Robert Albro

Research Associate Professor, Center for Latin American and Latino Studies

Robert Albro is Research Associate Professor at American University’s Center for Latin American and Latino Studies. 

His research has focused on popular and indigenous politics along Bolivia’s urban periphery, including the changing terms of indigenous identity amid natural resource wars, resulting in his book, Roosters at Midnight: Indigenous Signs and Stigma in Local Bolivian Politics (School of Advanced Research Press, 2010). In addition to regularly writing about domestic and international cultural, science and climate policy, he also works on various interrelated questions concerning the social and cultural consequences of climate change, with attention to Latin America. 

Professor Albro has authored over 70 articles, book chapters, and research reports, and written or edited five books. He has been featured on NPR’s “Here and Now” and quoted in the NY Times, Time Magazine, Nature, USA Today, The Chronicle of Higher Education, by the BBC, NBC, and CNN Money, and elsewhere. His work has been supported by the National Science Foundation, Mellon, Rockefeller, and Luce foundations, and the American Council on Learned Societies, among others. He has also been a Fulbright scholar, and has held fellowships at the Carnegie Council, the Kluge Center of the Library of Congress, and Smithsonian Institution. Albro received his PhD in sociocultural anthropology from the University of Chicago.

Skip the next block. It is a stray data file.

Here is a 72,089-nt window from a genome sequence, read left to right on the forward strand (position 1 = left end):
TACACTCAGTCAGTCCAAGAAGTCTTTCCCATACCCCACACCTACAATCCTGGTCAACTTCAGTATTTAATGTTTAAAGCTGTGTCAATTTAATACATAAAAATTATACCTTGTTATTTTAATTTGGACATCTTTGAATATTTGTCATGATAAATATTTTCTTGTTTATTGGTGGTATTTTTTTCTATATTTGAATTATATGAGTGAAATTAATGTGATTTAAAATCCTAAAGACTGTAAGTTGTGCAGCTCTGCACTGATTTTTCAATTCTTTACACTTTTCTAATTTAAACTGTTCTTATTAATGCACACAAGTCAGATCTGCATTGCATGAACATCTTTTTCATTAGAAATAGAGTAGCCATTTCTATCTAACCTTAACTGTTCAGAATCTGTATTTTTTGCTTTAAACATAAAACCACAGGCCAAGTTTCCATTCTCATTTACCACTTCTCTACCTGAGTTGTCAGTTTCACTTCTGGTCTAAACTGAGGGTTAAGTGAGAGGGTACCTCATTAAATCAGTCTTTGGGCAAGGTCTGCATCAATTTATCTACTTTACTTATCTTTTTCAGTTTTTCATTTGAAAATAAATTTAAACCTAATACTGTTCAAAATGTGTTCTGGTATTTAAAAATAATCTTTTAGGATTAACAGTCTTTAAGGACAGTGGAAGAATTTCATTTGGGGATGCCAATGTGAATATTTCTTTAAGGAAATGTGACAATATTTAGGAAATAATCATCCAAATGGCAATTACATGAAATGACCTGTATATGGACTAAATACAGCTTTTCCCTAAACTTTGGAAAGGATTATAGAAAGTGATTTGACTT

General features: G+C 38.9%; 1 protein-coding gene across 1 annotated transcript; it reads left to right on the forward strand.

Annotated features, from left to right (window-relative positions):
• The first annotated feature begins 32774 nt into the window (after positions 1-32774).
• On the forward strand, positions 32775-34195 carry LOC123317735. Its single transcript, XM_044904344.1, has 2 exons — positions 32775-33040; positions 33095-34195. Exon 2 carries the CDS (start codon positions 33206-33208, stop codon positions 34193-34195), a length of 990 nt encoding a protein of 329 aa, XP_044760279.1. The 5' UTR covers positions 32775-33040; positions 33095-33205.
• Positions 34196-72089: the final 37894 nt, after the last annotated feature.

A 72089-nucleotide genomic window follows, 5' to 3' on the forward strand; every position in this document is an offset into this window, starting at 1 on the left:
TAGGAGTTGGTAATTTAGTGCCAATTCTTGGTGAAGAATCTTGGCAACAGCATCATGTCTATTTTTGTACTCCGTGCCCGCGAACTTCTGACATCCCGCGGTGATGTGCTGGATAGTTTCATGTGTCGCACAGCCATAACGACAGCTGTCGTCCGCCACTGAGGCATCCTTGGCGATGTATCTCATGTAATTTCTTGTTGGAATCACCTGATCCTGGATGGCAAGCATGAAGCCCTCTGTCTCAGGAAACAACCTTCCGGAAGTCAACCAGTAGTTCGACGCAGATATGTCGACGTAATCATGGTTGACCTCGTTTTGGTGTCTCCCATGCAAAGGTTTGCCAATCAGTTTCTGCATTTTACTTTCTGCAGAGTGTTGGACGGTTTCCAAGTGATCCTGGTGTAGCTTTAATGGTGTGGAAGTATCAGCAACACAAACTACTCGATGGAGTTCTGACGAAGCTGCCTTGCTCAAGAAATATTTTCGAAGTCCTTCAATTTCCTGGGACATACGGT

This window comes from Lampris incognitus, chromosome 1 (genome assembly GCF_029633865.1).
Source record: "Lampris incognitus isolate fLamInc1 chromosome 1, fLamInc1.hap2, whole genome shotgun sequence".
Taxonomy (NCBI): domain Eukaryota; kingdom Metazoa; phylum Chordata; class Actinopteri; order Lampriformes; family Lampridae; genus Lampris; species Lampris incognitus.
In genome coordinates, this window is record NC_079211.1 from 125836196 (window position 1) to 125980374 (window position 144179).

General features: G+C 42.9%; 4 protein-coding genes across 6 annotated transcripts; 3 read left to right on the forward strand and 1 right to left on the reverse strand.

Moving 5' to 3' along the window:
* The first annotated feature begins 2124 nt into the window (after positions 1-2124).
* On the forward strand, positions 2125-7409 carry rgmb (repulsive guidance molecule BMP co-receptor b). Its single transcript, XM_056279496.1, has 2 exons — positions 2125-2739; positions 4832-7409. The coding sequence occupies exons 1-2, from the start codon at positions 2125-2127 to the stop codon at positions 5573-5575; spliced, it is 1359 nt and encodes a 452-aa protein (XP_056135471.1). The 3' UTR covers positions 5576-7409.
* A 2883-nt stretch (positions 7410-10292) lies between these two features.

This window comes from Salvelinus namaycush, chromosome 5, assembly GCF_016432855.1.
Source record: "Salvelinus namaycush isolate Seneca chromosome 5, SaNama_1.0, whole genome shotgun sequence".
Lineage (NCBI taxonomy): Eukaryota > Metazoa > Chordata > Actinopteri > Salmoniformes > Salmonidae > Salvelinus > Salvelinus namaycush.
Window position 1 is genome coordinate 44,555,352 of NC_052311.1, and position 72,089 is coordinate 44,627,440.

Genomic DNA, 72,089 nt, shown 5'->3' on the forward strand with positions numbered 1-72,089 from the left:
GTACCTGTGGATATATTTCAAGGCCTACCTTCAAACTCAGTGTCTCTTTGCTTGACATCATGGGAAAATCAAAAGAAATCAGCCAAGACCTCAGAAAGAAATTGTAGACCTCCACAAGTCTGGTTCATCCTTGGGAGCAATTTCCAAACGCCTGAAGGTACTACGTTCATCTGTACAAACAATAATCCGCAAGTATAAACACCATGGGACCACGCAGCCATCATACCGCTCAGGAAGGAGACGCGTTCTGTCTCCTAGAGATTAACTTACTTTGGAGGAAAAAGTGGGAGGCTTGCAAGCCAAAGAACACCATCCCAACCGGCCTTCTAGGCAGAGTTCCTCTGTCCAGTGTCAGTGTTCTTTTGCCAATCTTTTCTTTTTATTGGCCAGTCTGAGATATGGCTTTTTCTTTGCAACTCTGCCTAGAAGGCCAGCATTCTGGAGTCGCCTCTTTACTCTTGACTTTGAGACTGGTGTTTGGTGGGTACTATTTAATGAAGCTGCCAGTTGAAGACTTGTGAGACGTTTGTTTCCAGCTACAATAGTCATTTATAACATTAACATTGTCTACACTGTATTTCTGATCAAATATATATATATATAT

Current Projects

  Understanding climate migration in Latin America

• Climate change and the problem of non-economic loss and damage

• Indigenous and minority climate futures


Research Associate, Smithsonian Institution's Center for Folklife and Cultural Heritage